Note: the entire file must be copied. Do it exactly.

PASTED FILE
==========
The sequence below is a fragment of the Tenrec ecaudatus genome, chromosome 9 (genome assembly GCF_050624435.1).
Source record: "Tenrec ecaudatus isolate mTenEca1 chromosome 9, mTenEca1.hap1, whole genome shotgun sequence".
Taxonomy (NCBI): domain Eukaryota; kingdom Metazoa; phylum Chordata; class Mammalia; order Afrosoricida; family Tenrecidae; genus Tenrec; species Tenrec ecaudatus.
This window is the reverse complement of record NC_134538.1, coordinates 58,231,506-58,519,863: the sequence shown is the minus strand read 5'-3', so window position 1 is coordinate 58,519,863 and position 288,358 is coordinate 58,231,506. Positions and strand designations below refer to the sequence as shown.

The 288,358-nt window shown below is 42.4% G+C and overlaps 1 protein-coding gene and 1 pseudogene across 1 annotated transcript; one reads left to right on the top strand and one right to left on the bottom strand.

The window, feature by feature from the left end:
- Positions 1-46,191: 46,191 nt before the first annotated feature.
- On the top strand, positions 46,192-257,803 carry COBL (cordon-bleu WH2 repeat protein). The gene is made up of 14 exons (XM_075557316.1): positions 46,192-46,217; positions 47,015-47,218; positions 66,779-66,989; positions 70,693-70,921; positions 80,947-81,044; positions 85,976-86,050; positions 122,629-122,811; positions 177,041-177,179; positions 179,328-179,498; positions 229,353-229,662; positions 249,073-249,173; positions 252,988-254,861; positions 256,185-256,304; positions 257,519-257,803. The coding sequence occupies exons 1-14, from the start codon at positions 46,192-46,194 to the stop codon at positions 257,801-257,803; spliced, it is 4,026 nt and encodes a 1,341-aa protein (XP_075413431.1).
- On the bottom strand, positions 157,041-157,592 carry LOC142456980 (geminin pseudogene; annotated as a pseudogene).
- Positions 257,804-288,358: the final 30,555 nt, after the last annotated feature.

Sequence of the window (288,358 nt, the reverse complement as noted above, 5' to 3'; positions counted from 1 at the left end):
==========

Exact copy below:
The sequence below is a fragment of the Tenrec ecaudatus genome, chromosome 9 (genome assembly GCF_050624435.1).
Source record: "Tenrec ecaudatus isolate mTenEca1 chromosome 9, mTenEca1.hap1, whole genome shotgun sequence".
Taxonomy (NCBI): domain Eukaryota; kingdom Metazoa; phylum Chordata; class Mammalia; order Afrosoricida; family Tenrecidae; genus Tenrec; species Tenrec ecaudatus.
This window is the reverse complement of record NC_134538.1, coordinates 58,231,506-58,519,863: the sequence shown is the minus strand read 5'-3', so window position 1 is coordinate 58,519,863 and position 288,358 is coordinate 58,231,506. Positions and strand designations below refer to the sequence as shown.

The 288,358-nt window shown below is 42.4% G+C and overlaps 1 protein-coding gene and 1 pseudogene across 1 annotated transcript; one reads left to right on the top strand and one right to left on the bottom strand.

The window, feature by feature from the left end:
- Positions 1-46,191: 46,191 nt before the first annotated feature.
- On the top strand, positions 46,192-257,803 carry COBL (cordon-bleu WH2 repeat protein). The gene is made up of 14 exons (XM_075557316.1): positions 46,192-46,217; positions 47,015-47,218; positions 66,779-66,989; positions 70,693-70,921; positions 80,947-81,044; positions 85,976-86,050; positions 122,629-122,811; positions 177,041-177,179; positions 179,328-179,498; positions 229,353-229,662; positions 249,073-249,173; positions 252,988-254,861; positions 256,185-256,304; positions 257,519-257,803. The coding sequence occupies exons 1-14, from the start codon at positions 46,192-46,194 to the stop codon at positions 257,801-257,803; spliced, it is 4,026 nt and encodes a 1,341-aa protein (XP_075413431.1).
- On the bottom strand, positions 157,041-157,592 carry LOC142456980 (geminin pseudogene; annotated as a pseudogene).
- Positions 257,804-288,358: the final 30,555 nt, after the last annotated feature.

Sequence of the window (288,358 nt, the reverse complement as noted above, 5' to 3'; positions counted from 1 at the left end):